SPEECH BY THE GOVERNOR OF THE STATE OF OSUN, OGBENI RAUF AREGBESOLA AT THE 2015 TEACHERS’ DAY CELEBRATION OF THE NIGERIAN UNION OF TEACHERS (NUT), OSUN STATE WING, AT THE GOVERNMENT TECHNICAL COLLEGE, OSOGBO, ON MONDAY OCTOBER 5, 2015
EMPOWERING TEACHER, BUILDING SUSTAINABLE SOCIETY
It gives me great pleasure to be present at this year’s ‘Teachers’ Day’, an occasion celebrating teachers and the recognition of their role and contribution in society. I must therefore thank the Nigerian Union of Teachers (NUT) for the kind invitation to be here.
Why are we not going to celebrate teachers? Teachers are the best thing that has happened to humans. Without teachers, humans would have been just a little better than lower animals. Anybody that can read and write should have a teacher to thank. All the knowledge and skills that have been gained in the past, we have teachers to thank for their transmission to successive generations. If not for teachers, each generation would have had to reinvent the wheel. Teachers therefore play a unique role in the society.
The theme of this year’s celebration, ‘Empowering teacher, building sustainable society’ is very apt. Indeed, at the Incheon Declaration at the World Education Forum (WEF) in May 2015, UNESCO made it known that “It is recognized that teachers are not only a means to implementing education goals; they are the key to sustainability and national capacity in achieving learning and creating societies based on knowledge, values and ethics”.
So, the role of teachers transcend teaching. It includes primarily the regeneration of society, the transmission and sustenance of values and connecting the past with the present and future.
It has therefore become pertinent for us to critically examine if we have lived up to this billing. There is this paradox of us living in an age that is saturated with knowledge and information and yet, globally, the ignorance index being alarming. While it is agreed that there are modern competitors for influencing and shaping pupils, such as the media, teachers are becoming less effective in imparting knowledge, skills and values to their wards. Teachers are now less effective in effecting discipline and building character in pupils.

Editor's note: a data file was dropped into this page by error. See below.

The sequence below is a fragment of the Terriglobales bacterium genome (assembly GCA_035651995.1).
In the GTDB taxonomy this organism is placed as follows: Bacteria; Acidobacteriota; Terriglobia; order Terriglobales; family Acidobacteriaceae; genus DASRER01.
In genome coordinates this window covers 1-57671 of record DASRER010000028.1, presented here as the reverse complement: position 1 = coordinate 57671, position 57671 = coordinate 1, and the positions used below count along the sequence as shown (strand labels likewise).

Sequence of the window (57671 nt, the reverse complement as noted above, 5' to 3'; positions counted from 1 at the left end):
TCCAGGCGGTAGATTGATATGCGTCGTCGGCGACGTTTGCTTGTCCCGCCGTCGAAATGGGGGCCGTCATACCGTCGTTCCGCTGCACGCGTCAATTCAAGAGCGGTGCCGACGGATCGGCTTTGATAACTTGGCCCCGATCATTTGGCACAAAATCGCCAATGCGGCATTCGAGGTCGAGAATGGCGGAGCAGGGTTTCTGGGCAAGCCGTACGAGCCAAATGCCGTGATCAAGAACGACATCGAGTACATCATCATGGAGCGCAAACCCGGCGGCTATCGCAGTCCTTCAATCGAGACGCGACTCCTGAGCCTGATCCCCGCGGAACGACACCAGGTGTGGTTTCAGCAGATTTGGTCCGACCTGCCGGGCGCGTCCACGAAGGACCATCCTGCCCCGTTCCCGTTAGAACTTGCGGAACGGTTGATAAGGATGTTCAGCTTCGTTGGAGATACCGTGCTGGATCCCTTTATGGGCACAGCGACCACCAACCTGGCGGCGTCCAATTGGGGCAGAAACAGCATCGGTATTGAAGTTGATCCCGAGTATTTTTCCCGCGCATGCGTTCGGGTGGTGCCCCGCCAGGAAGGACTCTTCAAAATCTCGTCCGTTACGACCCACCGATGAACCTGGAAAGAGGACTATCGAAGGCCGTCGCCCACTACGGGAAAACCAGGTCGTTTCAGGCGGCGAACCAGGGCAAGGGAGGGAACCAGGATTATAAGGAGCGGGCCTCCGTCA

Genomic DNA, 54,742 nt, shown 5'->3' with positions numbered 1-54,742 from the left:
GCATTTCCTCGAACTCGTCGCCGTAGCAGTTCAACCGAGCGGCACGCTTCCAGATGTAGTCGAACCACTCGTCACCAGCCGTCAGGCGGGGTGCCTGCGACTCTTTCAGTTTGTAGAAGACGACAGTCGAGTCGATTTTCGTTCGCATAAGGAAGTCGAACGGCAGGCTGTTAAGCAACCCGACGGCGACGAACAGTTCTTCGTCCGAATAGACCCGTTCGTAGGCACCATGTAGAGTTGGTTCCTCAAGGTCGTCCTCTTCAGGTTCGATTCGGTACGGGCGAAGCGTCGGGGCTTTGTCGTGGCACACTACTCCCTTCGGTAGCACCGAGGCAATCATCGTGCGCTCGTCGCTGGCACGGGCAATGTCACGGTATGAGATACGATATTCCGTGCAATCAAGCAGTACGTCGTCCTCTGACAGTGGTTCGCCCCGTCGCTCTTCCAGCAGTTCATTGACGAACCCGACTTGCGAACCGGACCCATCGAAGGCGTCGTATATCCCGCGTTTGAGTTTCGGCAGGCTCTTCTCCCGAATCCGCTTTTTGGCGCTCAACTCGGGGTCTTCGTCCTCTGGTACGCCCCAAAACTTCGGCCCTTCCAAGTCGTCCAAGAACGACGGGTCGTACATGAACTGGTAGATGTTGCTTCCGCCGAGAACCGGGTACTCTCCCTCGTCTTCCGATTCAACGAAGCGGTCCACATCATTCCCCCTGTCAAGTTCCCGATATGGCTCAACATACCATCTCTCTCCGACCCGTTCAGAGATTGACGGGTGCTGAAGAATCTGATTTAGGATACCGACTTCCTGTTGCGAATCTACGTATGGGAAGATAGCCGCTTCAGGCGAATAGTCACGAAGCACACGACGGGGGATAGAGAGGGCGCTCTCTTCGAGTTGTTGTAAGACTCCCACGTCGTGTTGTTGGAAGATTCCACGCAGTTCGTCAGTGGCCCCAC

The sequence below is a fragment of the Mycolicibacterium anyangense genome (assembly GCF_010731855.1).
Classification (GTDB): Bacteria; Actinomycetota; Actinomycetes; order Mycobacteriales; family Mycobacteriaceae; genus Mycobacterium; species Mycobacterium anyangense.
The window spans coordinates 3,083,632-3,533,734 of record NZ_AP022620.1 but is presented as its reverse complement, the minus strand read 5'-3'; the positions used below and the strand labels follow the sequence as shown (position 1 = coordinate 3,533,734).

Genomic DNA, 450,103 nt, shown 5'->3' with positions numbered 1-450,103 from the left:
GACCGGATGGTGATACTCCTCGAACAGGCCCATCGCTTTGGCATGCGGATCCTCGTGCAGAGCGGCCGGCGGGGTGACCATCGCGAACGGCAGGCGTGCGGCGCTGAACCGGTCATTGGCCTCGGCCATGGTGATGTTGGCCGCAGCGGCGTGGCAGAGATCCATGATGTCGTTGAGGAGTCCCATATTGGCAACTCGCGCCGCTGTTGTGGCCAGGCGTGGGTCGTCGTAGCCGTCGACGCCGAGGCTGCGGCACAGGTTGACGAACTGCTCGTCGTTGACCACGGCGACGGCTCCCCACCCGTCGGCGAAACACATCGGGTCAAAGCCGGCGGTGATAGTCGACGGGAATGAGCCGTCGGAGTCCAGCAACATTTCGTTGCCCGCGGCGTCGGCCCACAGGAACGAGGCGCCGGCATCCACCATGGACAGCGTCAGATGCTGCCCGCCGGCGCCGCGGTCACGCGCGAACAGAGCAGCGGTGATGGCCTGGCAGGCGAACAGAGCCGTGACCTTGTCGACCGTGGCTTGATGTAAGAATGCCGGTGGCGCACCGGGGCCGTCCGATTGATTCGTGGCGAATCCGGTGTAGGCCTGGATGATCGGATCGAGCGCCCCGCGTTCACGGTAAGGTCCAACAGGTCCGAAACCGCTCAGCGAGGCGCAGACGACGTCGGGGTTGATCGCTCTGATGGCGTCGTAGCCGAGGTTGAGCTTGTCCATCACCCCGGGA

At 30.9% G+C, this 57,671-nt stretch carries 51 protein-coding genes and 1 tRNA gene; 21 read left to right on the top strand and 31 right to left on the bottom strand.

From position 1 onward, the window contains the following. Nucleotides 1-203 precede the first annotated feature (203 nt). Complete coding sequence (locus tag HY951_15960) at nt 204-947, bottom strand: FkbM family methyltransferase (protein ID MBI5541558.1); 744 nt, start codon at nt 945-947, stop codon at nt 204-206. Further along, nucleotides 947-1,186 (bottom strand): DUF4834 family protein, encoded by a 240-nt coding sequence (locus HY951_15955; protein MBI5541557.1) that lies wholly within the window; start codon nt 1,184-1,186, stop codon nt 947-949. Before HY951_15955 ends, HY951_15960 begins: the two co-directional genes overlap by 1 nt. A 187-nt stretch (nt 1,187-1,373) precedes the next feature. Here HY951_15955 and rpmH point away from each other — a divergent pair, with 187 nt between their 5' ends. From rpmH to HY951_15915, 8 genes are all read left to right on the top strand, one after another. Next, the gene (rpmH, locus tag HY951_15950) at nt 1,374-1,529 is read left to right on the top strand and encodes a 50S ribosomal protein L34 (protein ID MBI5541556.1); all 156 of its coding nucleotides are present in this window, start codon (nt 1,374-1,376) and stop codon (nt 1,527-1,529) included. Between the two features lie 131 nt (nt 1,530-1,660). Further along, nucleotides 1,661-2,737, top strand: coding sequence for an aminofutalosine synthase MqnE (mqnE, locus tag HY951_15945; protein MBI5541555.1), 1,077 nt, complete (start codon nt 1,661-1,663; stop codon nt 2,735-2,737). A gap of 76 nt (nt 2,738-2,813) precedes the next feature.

The danger with this is that we stand the risk of creating an uneducated, uninformed, ill-disciplined and anarchical society. When the intellect of the youth is not well cultivated, untoward things happen since nature abhors vacuum. The societies where the youth acquire education in leaning and character are most likely to put greater premium on their own lives and that of others. They are usually hopeful and promotive of continuity and will therefore see the improvement of the human condition not only desirable but an imperative. We however see the consequences of lack of good education in the disorganisation, conflicts and nihilism in the most troubled parts of the world today, including the north eastern part of our country.
But, in all honesty, these are not all teachers’ making. Some of the blame lay with the government while others lay with the parents and the rest with the society at large.
One of the concerns of UNESCO is the dwindling quality of teachers. It is a fundamental axiom that you cannot give what you don’t have. Our society is evolving and so are the challenges. There are daily changes in information and knowledge, the fortunes of families, influences from the media, global events and the politics and sociology of the environment, which bring new challenges to the classrooms. It is necessary therefore that teachers adapt to these changes through self-improvement. There is no way we can meet new challenges with old knowledge. Charles Darwin is famous for his quote that ‘It is not the strongest of the species that survive, nor the most intelligent, but the one most responsive to change.’
As a government, it has been our dream and aspiration to turn around education in Osun. Indeed, education has been accorded prime importance by our administration since day one.
Before the present cash crunch, our administration increased the running cost on students. Against the paltry N200 paid by the last administration, we now pay N400 on pupils in Elementary Schools and N500 for those in the Higher Schools and there was timely and adequate supply of modern instructional and learning materials to all our schools. Our free school meal programme takes care of about 254,000 pupils in the Elementary Schools. We also gave out, free-of-charge, two pairs of new school uniforms to all pupils and students in our public schools. We came up with a novel idea, the e-learning tablet, Opon Imo. We have distributed about 150,000 to both teachers and students in their final year. It is our own way of introducing our students to the widening digital world of Information and Communications Technology and also make learning more meaningful.